Pathfinder for Autonomous Navigation team members perform tests on spacecraft batteries

NASA To Send 2 Satellites Into Space Designed By Cornell Lab

There’s something about outer space that naturally captures our imagination. From little kids dreaming about becoming astronauts, to full grown adults gazing up at the majesty of the stars, the final frontier timelessly inspires us all. Despite this seemingly natural fascination, few could ever hope to get there because of the exorbitant costs often associated with space flight missions. However, with the advent of 3D printing and work from Space Systems Design Studio – the research lab of Prof. Mason Peck, mechanical and aerospace engineering – this reality is sure to change in the near future. This past March, NASA selected 11 research groups from across the country to partake in their CubeSat launch initiative, which was a project designed to encourage the development of “CubeSats,” or “nano-satellites.” According to NASA, a typical CubeSat unit measures 4×4 inches, and weighs roughly three pounds.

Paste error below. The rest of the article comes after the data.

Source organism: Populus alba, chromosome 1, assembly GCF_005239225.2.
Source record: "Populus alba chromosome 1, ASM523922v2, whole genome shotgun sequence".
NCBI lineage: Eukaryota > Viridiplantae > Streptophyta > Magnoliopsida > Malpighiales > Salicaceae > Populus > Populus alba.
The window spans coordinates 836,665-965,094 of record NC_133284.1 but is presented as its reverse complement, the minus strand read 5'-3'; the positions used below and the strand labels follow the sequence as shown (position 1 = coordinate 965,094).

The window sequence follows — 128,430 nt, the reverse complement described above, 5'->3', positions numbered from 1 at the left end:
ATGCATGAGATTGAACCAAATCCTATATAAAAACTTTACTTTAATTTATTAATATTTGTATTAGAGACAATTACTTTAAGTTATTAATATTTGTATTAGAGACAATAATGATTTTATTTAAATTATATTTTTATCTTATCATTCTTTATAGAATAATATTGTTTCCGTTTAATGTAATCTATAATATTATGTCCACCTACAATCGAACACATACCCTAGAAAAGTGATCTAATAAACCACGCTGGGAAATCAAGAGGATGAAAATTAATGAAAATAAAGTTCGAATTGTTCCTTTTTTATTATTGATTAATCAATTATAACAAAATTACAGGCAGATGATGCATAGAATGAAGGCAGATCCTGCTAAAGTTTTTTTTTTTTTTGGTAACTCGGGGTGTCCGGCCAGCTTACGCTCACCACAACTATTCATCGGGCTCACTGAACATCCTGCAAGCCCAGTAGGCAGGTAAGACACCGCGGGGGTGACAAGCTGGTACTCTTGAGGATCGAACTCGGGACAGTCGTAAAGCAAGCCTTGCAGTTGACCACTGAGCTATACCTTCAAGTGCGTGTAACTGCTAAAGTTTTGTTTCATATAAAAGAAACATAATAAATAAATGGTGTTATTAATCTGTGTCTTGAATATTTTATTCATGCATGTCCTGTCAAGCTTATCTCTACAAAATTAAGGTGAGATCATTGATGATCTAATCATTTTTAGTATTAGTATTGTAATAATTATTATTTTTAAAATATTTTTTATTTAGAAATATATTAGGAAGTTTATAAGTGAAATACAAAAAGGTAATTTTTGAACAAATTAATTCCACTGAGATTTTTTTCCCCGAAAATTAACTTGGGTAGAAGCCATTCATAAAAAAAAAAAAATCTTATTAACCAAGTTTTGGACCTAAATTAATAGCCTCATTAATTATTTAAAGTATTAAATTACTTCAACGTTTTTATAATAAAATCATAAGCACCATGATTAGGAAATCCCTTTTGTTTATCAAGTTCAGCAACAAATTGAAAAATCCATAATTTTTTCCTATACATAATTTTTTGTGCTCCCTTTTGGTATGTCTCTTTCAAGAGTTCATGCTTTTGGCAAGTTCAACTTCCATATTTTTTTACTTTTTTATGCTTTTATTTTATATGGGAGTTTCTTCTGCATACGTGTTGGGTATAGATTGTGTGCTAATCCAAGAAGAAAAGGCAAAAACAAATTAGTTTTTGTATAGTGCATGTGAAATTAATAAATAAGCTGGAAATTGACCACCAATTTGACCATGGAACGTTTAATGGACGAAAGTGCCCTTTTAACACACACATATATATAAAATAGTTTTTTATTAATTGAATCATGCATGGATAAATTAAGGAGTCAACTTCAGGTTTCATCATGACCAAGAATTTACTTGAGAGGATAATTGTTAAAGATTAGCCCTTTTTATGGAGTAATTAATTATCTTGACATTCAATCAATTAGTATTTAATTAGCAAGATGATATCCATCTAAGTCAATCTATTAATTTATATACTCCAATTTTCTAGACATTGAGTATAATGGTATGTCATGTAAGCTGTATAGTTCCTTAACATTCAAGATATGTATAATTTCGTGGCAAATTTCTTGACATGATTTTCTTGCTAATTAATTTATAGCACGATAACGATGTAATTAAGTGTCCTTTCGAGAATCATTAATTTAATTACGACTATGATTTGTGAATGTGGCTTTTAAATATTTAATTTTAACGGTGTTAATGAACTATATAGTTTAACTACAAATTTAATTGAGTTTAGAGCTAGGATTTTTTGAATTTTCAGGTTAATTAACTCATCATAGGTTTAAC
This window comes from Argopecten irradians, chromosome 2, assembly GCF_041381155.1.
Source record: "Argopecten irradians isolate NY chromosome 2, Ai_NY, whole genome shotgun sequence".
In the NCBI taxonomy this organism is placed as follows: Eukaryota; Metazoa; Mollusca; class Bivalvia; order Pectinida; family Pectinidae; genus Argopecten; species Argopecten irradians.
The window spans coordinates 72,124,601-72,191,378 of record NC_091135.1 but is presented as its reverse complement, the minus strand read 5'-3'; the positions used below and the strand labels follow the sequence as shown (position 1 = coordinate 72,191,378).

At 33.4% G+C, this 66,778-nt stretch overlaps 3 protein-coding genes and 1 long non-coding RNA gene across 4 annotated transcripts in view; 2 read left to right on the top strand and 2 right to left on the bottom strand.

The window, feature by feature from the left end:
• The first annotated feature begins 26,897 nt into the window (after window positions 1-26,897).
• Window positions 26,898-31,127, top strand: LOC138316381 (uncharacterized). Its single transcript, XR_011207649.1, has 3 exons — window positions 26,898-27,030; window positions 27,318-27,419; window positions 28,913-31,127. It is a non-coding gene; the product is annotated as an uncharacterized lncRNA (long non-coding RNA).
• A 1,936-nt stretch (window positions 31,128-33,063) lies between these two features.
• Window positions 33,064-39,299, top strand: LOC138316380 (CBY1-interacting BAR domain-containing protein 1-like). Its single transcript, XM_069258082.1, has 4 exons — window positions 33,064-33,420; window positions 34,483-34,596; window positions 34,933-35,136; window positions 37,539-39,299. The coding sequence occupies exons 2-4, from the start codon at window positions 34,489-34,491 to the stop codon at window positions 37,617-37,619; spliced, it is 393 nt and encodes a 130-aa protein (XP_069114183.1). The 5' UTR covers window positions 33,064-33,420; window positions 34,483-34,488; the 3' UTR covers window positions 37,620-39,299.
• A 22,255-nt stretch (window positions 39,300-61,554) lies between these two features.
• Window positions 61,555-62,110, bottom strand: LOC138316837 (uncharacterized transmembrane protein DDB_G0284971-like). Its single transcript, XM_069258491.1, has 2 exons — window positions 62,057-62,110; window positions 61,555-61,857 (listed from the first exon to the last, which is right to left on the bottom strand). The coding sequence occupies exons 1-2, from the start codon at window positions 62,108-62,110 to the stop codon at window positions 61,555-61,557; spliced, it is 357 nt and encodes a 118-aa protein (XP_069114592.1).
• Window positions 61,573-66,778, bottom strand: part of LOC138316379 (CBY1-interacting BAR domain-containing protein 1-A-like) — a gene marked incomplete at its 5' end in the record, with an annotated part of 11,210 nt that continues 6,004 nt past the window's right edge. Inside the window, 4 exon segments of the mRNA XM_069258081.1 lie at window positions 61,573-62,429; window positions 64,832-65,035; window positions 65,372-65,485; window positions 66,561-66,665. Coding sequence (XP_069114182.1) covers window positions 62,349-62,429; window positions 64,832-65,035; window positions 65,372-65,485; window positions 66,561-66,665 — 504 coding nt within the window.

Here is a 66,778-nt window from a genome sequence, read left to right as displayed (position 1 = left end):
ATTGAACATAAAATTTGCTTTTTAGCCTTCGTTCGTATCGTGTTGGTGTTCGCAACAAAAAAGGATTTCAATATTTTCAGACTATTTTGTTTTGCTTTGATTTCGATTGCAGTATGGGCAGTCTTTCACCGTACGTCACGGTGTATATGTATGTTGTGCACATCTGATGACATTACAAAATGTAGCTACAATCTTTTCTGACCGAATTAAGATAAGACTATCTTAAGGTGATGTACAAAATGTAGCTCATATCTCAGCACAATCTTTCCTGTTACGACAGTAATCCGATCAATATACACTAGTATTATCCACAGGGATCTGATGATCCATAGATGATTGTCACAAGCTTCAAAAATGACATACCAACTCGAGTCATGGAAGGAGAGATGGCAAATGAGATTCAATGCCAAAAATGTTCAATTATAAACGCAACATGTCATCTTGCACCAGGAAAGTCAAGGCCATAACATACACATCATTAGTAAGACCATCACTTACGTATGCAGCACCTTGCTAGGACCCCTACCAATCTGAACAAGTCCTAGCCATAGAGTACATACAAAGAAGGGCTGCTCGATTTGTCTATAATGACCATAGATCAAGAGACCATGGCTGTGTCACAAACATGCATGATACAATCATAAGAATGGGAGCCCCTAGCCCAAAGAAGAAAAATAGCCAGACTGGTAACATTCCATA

A computer-generated image of Cassini entering Saturn's atmosphere.

To Infinity and Beyond: Cornell Astronomers Bid Farewell to Cassini

After 20 years, NASA’s Cassini mission ended with the spacecraft’s spectacular plunge into Saturn. To the very end, Cassini had its antenna pointed back at Earth to relay information about the planet’s atmosphere. Over the years, many Cornell astronomers had the opportunity to work closely on the project and have plenty of memories to share. Among them is Prof. Joseph Burns, astronomy, who is a member of Cassini’s imaging teams.

“Were it not for Saturn’s fleet of 62 satellites, the cloud of dust orbiting Saturn would assume the form of a circular disk in the equatorial plane, rather than discrete rings”, Burns said. “Cassini taught us that in order to understand the behavior of planetary ring systems, we need to observe them continuously over an extended period of time.